Daniel Pipes conjures a grim near-future scenario that deftly mixes speculative fiction with recent history and current events:
Just as the 7/7 bombings had revealed in Great Britain, Islamist sleepers in substantial numbers lived quietly and unobtrusively in the United States. The violence became daily, ubiquitous, endemic, and routine, occurring in rural towns, upscale suburbs, and metropolitan centres, targeting private houses, restaurants, university buildings, gas stations, and electricity grids. As its frequency increased, terrorists became less cautious, leading to many arrests and bulging prisons. Some terrorists avoided this ignominious fate by engaging in suicide attacks, usually accompanied by boastful Internet videos. In all, roughly 100,000 incidents meant an average 10,000 deaths and many times more injuries each year.
Jihadis for Justice laid siege to Capitol Hill and the White House, inspired by three prior terrorist assaults on symbols of sovereignty: the attack on Trinidad's Red House in 1990, on India's Parliament House in 2001, and the failed plot to storm Ottawa's Parliament Hill in 2006. Despite massive security in Washington, sniper attacks picked off some legislators and presidential aides. Jihadis for Justice relied on Iranian and Saudi patronage but no U.S. retaliation followed because, before acting, President Obama required proofs that would pass muster in a U.S. court of law, something the intelligence agencies could not provide.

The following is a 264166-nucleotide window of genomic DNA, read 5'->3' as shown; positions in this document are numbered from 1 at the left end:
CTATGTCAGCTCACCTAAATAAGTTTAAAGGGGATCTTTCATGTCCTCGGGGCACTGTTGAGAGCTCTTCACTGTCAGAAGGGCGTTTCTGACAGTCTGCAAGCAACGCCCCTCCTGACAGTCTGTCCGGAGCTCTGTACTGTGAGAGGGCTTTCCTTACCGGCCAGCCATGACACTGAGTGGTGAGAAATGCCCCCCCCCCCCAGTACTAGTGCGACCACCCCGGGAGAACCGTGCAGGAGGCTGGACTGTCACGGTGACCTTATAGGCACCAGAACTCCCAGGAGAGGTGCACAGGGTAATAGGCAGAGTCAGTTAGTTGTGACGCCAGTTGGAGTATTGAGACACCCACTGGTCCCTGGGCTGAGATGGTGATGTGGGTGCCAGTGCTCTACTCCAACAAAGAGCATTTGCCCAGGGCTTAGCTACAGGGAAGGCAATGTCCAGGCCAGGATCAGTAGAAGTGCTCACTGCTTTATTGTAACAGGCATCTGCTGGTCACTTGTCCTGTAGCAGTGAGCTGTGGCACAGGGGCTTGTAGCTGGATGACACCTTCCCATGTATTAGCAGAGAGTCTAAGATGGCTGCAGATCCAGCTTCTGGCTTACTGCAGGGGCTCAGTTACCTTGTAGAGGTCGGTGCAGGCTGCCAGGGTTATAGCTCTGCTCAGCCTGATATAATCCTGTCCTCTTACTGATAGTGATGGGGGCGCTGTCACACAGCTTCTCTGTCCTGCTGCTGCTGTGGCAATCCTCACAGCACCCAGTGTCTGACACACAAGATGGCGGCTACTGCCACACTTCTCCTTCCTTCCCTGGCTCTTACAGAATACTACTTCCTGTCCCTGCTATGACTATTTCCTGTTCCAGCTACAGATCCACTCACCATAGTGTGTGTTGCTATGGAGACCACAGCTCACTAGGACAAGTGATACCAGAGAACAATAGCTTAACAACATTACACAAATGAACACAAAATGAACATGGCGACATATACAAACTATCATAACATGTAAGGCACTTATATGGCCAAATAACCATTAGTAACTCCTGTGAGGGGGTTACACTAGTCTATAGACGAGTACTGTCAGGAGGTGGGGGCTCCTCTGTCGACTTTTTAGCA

As in other countries – Israel offering the most obvious comparison – major changes in American life followed. Whoever wished to enter supermarkets, bus stations, malls, or campuses had to produce identification, show his bags and perhaps submit to a search of his person. Cars routinely underwent inspections at road blocks. As airline passengers had to arrive four hours before flight time to run the gauntlet of security questions about their travels, airports emptied and airline companies went bankrupt. Local public transportation went through similar upheavals, as commuters took up bicycling rather than submit to interrogations and near-strip searches on their way to work. Telecommuting finally took off.